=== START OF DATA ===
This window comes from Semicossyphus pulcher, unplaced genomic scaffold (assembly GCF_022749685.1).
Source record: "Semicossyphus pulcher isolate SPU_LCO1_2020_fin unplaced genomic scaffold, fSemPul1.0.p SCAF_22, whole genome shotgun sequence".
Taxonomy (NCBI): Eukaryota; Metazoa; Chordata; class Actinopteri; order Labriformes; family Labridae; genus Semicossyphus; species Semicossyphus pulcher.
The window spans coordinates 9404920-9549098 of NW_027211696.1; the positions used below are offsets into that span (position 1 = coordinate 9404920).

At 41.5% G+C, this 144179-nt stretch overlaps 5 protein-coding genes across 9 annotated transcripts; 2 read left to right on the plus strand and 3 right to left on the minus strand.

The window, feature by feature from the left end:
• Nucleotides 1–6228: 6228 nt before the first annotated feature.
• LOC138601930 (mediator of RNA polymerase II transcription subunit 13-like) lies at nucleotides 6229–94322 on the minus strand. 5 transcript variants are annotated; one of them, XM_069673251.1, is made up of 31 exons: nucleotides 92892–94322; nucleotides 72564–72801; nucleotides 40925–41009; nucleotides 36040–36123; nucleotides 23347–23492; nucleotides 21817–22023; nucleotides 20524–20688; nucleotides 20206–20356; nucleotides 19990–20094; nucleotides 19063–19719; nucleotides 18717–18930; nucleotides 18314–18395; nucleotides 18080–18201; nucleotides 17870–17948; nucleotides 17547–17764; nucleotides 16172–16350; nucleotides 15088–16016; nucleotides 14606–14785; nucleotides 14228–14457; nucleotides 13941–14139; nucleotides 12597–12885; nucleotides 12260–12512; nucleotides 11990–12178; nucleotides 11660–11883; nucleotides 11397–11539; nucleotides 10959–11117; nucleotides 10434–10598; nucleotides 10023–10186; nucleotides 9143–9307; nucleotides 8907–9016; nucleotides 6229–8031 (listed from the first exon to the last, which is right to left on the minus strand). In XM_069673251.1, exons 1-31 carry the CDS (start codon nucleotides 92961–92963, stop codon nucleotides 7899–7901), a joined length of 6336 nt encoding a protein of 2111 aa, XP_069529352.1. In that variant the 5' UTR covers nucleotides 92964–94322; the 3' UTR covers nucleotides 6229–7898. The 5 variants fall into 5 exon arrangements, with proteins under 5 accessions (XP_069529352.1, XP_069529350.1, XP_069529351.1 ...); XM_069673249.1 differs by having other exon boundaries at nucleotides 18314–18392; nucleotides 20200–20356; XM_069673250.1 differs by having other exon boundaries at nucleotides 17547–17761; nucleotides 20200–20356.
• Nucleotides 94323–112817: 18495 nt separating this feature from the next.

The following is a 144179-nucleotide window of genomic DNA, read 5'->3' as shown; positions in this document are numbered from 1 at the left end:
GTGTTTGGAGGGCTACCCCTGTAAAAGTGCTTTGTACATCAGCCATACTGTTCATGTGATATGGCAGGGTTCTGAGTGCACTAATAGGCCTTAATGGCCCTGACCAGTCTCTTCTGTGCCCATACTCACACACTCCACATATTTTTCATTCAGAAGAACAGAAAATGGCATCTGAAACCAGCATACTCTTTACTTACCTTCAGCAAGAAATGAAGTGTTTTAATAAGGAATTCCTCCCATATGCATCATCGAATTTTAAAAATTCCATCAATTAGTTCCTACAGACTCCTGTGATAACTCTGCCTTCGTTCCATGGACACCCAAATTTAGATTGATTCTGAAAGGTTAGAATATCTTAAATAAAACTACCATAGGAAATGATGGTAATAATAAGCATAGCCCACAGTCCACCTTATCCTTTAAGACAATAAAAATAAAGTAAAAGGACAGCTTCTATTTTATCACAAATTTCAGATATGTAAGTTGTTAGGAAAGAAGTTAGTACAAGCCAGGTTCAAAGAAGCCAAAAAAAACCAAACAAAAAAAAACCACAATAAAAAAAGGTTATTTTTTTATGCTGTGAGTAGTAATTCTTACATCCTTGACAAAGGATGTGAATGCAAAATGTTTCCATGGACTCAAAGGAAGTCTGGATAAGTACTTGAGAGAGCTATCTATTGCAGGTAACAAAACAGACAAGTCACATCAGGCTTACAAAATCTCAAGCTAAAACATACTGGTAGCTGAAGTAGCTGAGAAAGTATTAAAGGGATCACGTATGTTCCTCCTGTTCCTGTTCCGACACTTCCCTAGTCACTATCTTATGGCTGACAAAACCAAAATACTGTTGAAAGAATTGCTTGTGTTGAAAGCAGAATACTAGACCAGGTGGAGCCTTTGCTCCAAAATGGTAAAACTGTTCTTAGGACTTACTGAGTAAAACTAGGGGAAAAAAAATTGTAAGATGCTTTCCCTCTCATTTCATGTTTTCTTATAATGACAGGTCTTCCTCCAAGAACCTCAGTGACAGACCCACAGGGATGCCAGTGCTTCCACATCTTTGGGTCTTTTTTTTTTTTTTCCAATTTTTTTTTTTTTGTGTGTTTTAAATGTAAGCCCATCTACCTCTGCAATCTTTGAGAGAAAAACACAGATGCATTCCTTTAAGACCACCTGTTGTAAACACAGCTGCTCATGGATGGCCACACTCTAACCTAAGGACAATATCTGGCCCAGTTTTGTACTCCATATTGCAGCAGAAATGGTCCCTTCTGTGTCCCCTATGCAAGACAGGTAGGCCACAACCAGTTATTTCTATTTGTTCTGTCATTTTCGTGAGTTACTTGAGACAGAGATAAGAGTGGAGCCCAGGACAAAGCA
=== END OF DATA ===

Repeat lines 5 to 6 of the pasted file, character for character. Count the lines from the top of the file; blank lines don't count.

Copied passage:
At 41.5% G+C, this 144179-nt stretch overlaps 5 protein-coding genes across 9 annotated transcripts; 2 read left to right on the plus strand and 3 right to left on the minus strand.

The window, feature by feature from the left end: